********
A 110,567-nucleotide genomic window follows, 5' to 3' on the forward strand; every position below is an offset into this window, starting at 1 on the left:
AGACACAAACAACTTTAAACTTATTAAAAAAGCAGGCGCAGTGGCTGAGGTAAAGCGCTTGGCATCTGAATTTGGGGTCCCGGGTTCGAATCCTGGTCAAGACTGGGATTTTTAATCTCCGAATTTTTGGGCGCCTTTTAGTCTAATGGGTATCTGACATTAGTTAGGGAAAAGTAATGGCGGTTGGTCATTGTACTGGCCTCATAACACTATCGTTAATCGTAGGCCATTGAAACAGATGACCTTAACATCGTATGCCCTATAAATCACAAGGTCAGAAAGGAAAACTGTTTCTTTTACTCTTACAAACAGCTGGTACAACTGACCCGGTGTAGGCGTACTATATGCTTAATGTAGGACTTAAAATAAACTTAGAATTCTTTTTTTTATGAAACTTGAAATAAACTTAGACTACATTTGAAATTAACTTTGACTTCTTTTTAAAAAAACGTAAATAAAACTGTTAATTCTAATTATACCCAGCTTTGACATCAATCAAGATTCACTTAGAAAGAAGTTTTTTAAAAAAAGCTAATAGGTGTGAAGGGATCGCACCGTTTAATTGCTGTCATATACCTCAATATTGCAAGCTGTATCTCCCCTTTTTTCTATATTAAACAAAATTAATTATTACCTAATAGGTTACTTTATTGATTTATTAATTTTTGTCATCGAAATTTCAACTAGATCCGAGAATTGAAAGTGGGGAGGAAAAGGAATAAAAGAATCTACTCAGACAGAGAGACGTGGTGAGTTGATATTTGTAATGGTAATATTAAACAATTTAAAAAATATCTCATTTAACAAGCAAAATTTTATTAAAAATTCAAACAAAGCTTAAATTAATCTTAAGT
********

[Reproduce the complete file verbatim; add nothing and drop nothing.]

A 110,567-nucleotide genomic window follows, 5' to 3' on the forward strand; every position below is an offset into this window, starting at 1 on the left:
AGACACAAACAACTTTAAACTTATTAAAAAAGCAGGCGCAGTGGCTGAGGTAAAGCGCTTGGCATCTGAATTTGGGGTCCCGGGTTCGAATCCTGGTCAAGACTGGGATTTTTAATCTCCGAATTTTTGGGCGCCTTTTAGTCTAATGGGTATCTGACATTAGTTAGGGAAAAGTAATGGCGGTTGGTCATTGTACTGGCCTCATAACACTATCGTTAATCGTAGGCCATTGAAACAGATGACCTTAACATCGTATGCCCTATAAATCACAAGGTCAGAAAGGAAAACTGTTTCTTTTACTCTTACAAACAGCTGGTACAACTGACCCGGTGTAGGCGTACTATATGCTTAATGTAGGACTTAAAATAAACTTAGAATTCTTTTTTTTATGAAACTTGAAATAAACTTAGACTACATTTGAAATTAACTTTGACTTCTTTTTAAAAAAACGTAAATAAAACTGTTAATTCTAATTATACCCAGCTTTGACATCAATCAAGATTCACTTAGAAAGAAGTTTTTTAAAAAAAGCTAATAGGTGTGAAGGGATCGCACCGTTTAATTGCTGTCATATACCTCAATATTGCAAGCTGTATCTCCCCTTTTTTCTATATTAAACAAAATTAATTATTACCTAATAGGTTACTTTATTGATTTATTAATTTTTGTCATCGAAATTTCAACTAGATCCGAGAATTGAAAGTGGGGAGGAAAAGGAATAAAAGAATCTACTCAGACAGAGAGACGTGGTGAGTTGATATTTGTAATGGTAATATTAAACAATTTAAAAAATATCTCATTTAACAAGCAAAATTTTATTAAAAATTCAAACAAAGCTTAAATTAATCTTAAGT